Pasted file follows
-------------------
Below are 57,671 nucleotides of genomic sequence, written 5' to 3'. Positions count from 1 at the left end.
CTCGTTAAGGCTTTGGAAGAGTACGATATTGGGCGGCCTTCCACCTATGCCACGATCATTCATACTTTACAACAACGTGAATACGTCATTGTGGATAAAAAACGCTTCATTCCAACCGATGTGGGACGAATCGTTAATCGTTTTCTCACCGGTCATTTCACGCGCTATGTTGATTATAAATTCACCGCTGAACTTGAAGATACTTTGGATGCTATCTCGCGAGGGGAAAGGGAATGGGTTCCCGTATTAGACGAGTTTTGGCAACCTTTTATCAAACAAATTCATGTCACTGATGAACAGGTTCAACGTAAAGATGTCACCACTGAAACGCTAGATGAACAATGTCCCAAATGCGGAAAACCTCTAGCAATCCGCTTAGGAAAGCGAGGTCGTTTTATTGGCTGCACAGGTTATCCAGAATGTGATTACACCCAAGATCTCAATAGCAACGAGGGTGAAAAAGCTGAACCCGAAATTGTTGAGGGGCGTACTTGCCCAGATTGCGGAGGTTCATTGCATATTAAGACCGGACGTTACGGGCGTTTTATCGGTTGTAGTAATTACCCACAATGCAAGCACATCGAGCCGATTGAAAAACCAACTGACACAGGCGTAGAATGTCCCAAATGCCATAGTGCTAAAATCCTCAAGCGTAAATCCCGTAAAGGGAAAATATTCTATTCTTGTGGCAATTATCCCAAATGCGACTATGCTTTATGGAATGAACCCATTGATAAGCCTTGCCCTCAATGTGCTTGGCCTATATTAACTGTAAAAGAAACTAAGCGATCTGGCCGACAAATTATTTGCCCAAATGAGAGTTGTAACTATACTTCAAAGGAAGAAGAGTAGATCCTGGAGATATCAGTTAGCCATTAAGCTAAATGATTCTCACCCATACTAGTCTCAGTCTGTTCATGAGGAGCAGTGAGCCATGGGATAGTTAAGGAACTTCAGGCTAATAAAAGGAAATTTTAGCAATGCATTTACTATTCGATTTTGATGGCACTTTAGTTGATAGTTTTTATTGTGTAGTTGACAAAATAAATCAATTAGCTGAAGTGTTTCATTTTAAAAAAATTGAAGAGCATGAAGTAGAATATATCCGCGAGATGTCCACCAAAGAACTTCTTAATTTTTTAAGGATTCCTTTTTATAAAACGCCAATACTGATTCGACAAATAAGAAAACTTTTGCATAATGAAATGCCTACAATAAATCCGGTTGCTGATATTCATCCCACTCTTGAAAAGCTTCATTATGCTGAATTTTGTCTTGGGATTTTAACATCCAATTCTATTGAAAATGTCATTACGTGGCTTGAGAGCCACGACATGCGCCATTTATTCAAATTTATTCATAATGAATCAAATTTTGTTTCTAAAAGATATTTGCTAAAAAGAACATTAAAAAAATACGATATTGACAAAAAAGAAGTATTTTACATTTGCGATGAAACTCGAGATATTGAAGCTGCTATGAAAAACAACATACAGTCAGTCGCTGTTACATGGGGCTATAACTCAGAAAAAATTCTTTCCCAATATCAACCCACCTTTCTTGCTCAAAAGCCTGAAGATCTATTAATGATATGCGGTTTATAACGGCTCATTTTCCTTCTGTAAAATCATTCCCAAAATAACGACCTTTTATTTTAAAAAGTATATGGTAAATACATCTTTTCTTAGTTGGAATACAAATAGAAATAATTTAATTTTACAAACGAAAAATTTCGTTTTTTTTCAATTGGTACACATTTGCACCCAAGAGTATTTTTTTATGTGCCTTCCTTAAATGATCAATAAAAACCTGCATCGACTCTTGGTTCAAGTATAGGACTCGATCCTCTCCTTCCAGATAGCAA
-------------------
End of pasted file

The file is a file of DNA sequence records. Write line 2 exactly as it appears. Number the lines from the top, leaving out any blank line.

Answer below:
CTCGTTAAGGCTTTGGAAGAGTACGATATTGGGCGGCCTTCCACCTATGCCACGATCATTCATACTTTACAACAACGTGAATACGTCATTGTGGATAAAAAACGCTTCATTCCAACCGATGTGGGACGAATCGTTAATCGTTTTCTCACCGGTCATTTCACGCGCTATGTTGATTATAAATTCACCGCTGAACTTGAAGATACTTTGGATGCTATCTCGCGAGGGGAAAGGGAATGGGTTCCCGTATTAGACGAGTTTTGGCAACCTTTTATCAAACAAATTCATGTCACTGATGAACAGGTTCAACGTAAAGATGTCACCACTGAAACGCTAGATGAACAATGTCCCAAATGCGGAAAACCTCTAGCAATCCGCTTAGGAAAGCGAGGTCGTTTTATTGGCTGCACAGGTTATCCAGAATGTGATTACACCCAAGATCTCAATAGCAACGAGGGTGAAAAAGCTGAACCCGAAATTGTTGAGGGGCGTACTTGCCCAGATTGCGGAGGTTCATTGCATATTAAGACCGGACGTTACGGGCGTTTTATCGGTTGTAGTAATTACCCACAATGCAAGCACATCGAGCCGATTGAAAAACCAACTGACACAGGCGTAGAATGTCCCAAATGCCATAGTGCTAAAATCCTCAAGCGTAAATCCCGTAAAGGGAAAATATTCTATTCTTGTGGCAATTATCCCAAATGCGACTATGCTTTATGGAATGAACCCATTGATAAGCCTTGCCCTCAATGTGCTTGGCCTATATTAACTGTAAAAGAAACTAAGCGATCTGGCCGACAAATTATTTGCCCAAATGAGAGTTGTAACTATACTTCAAAGGAAGAAGAGTAGATCCTGGAGATATCAGTTAGCCATTAAGCTAAATGATTCTCACCCATACTAGTCTCAGTCTGTTCATGAGGAGCAGTGAGCCATGGGATAGTTAAGGAACTTCAGGCTAATAAAAGGAAATTTTAGCAATGCATTTACTATTCGATTTTGATGGCACTTTAGTTGATAGTTTTTATTGTGTAGTTGACAAAATAAATCAATTAGCTGAAGTGTTTCATTTTAAAAAAATTGAAGAGCATGAAGTAGAATATATCCGCGAGATGTCCACCAAAGAACTTCTTAATTTTTTAAGGATTCCTTTTTATAAAACGCCAATACTGATTCGACAAATAAGAAAACTTTTGCATAATGAAATGCCTACAATAAATCCGGTTGCTGATATTCATCCCACTCTTGAAAAGCTTCATTATGCTGAATTTTGTCTTGGGATTTTAACATCCAATTCTATTGAAAATGTCATTACGTGGCTTGAGAGCCACGACATGCGCCATTTATTCAAATTTATTCATAATGAATCAAATTTTGTTTCTAAAAGATATTTGCTAAAAAGAACATTAAAAAAATACGATATTGACAAAAAAGAAGTATTTTACATTTGCGATGAAACTCGAGATATTGAAGCTGCTATGAAAAACAACATACAGTCAGTCGCTGTTACATGGGGCTATAACTCAGAAAAAATTCTTTCCCAATATCAACCCACCTTTCTTGCTCAAAAGCCTGAAGATCTATTAATGATATGCGGTTTATAACGGCTCATTTTCCTTCTGTAAAATCATTCCCAAAATAACGACCTTTTATTTTAAAAAGTATATGGTAAATACATCTTTTCTTAGTTGGAATACAAATAGAAATAATTTAATTTTACAAACGAAAAATTTCGTTTTTTTTCAATTGGTACACATTTGCACCCAAGAGTATTTTTTTATGTGCCTTCCTTAAATGATCAATAAAAACCTGCATCGACTCTTGGTTCAAGTATAGGACTCGATCCTCTCCTTCCAGATAGCAA